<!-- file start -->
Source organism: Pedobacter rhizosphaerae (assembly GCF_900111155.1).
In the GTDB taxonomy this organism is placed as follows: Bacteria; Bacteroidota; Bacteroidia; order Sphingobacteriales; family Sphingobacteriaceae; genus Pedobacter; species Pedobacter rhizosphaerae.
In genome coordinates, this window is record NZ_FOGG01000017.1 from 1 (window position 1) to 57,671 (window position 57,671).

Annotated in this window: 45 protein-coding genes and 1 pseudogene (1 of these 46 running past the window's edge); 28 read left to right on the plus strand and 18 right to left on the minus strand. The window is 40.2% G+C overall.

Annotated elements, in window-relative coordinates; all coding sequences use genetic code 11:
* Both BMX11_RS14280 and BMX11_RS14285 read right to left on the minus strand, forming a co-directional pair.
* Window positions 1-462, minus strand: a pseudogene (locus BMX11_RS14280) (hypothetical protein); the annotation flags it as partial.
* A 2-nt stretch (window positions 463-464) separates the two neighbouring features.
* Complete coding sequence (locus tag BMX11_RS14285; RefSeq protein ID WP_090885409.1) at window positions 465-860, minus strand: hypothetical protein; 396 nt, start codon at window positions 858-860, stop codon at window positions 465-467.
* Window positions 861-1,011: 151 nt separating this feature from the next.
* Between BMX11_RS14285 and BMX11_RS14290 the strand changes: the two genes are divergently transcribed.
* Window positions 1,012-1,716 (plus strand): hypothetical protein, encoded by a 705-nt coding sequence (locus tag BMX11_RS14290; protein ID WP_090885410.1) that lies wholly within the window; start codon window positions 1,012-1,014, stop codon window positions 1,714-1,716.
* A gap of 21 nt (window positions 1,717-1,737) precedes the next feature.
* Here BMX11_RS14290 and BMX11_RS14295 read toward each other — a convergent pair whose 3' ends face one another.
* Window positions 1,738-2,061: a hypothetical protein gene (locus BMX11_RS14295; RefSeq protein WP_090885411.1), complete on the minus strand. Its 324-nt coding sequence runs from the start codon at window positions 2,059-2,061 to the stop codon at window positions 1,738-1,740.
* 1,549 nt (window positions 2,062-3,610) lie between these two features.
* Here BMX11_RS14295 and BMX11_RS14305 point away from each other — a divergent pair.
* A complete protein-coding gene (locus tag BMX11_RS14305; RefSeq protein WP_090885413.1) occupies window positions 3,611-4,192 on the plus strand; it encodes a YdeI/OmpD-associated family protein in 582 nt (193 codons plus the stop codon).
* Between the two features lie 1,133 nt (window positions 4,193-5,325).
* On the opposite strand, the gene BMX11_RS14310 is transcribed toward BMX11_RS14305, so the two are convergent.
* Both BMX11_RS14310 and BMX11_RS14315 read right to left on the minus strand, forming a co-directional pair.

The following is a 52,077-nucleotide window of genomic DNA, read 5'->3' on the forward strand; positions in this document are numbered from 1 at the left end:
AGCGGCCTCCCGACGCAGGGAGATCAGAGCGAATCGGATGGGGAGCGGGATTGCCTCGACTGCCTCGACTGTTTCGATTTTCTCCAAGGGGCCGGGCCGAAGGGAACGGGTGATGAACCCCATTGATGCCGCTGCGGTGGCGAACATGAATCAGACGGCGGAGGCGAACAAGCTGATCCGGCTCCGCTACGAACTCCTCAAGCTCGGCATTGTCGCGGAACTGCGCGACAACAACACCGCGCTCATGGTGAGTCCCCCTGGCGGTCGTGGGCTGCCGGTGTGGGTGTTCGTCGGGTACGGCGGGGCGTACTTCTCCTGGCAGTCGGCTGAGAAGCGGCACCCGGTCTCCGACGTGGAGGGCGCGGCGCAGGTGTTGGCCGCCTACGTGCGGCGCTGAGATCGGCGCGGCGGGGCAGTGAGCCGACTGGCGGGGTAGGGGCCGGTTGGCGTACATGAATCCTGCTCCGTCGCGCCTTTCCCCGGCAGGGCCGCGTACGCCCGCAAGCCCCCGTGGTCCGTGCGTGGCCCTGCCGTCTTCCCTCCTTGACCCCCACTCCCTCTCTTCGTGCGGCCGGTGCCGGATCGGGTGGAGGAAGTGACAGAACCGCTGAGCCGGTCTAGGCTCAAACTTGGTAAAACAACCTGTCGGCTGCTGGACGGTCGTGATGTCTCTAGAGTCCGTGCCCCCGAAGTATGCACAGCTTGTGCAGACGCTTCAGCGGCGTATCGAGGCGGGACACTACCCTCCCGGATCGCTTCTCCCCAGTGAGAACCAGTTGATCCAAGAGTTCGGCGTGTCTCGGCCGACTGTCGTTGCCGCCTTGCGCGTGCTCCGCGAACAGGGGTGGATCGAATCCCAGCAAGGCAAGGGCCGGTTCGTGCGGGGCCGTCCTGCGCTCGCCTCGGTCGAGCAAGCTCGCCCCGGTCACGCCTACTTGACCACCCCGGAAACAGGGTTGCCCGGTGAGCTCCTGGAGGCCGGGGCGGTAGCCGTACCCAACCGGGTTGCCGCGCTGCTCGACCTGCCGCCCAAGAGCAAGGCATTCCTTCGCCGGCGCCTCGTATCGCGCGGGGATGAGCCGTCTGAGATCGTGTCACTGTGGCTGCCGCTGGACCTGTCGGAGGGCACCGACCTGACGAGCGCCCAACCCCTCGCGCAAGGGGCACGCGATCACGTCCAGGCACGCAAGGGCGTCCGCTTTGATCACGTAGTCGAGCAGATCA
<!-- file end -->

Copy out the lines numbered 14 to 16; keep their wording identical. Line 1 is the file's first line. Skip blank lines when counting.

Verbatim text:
* Here BMX11_RS14290 and BMX11_RS14295 read toward each other — a convergent pair whose 3' ends face one another.
* Window positions 1,738-2,061: a hypothetical protein gene (locus BMX11_RS14295; RefSeq protein WP_090885411.1), complete on the minus strand. Its 324-nt coding sequence runs from the start codon at window positions 2,059-2,061 to the stop codon at window positions 1,738-1,740.
* 1,549 nt (window positions 2,062-3,610) lie between these two features.